Region: Scotland | ABV: 46% | Tasting Notes: Mint, smoke, currant

Lagavulin is another famous Islay peated whisky. Several years ago, the brand released this whisky as part of Diageo’s collaboration with HBO’s Game of Thrones.

“Game of Thrones fans will enjoy this single malt scotch to the very last drop,” says Manuel Gonzalez, director of operations at Florida's AC Hotel Fort Lauderdale Sawgrass Mills/Sunrise. “It’s very intense with a smoky aroma and just a hint of peach and nectarine. I recommend drinking this flavorful scotch with a small splash of water or neat.”

Related: The Best Scotch Under $100

Final Verdict

BenRiach The Smoky Ten (view at Drizly) is the best overall peated scotch. This single malt is not too expensive, and is really well balanced on the palate. It’s smoky, but it doesn’t run you over with peat, and there is a nice range of citrus, honey, and vanilla notes on the palate as well.

What To Look For

Obviously, the main thing you are looking for when picking a bottle of peated scotch is that smoky flavor. But you can decide how big you want to go, as some bottles are heavier on the peat level than others. You can also look at the different cask types the whiskey was matured in, as that will have a big effect on the flavor. Finally, check out the age statement, but understand that an older whisky isn’t necessarily a better whisky.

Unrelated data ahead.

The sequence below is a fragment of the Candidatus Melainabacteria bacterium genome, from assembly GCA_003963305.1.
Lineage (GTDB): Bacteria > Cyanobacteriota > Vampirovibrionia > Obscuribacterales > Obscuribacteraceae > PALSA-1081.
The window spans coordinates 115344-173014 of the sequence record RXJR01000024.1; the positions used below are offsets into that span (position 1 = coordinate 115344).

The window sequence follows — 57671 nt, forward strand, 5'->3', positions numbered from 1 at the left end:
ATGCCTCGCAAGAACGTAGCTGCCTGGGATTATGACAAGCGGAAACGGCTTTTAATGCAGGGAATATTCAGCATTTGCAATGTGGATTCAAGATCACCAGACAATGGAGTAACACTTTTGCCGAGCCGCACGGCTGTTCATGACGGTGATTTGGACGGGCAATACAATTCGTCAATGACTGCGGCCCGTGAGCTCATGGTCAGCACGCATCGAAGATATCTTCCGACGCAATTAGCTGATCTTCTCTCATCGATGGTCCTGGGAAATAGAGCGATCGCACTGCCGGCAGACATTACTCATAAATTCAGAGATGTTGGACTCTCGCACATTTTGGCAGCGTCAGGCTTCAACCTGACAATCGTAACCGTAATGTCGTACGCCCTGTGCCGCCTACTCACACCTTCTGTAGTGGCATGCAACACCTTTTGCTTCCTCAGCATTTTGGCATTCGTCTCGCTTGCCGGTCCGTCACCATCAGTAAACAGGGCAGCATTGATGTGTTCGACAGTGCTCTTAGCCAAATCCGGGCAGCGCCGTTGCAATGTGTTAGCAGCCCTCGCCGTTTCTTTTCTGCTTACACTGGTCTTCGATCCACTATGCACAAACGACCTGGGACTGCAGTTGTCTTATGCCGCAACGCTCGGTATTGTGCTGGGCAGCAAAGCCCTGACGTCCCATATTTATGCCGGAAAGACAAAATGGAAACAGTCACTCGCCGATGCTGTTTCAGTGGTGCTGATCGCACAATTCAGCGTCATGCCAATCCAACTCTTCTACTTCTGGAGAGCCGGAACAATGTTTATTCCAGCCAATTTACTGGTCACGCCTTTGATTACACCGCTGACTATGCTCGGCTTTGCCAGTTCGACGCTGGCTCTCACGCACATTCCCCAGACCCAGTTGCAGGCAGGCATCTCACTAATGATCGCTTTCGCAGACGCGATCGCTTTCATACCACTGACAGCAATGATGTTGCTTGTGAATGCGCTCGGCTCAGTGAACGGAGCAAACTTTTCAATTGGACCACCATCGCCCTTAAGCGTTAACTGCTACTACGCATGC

FAQs

How is scotch different from other whiskeys?

Single malt scotch must be produced in Scotland from a mash bill of 100 percent malted barley at one distillery, aged for a minimum of three years, and bottled at no less than 80 percent ABV. A small amount of caramel color can be added to maintain the color consistency of the whisky, but this is not thought to affect the flavor by most people (some would disagree, of course).

What is peat and how does it affect the flavor?

Peat is decomposed organic matter that can be found in the ground in various parts of Scotland. It can be dug up, dried, and burned as fuel. When used to stop the malting process of barley, it imparts the grain with a smoky flavor.

What's the difference between peaty and smoky?

The terms are used interchangeably in regards to scotch. But a whiskey can be made using smoked grains, or even smoked after distillation, which has a different effect—more like campfire or barbecue notes. Peat brings a different range of flavors to the palate, and this is also dependent on the region. Islay peat differs from Highland peat, for example.

Why Trust Liquor.com?

Jonah Flicker is an experienced writer who has been covering spirits and traveling the world visiting distilleries to taste and discover for many years. His work has appeared in many different national outlets covering trends, new releases, and the stories and innovators behind the spirits. His first love remains whiskey, but he is partial to tequila, rum, gin, cognac, and all things distilled.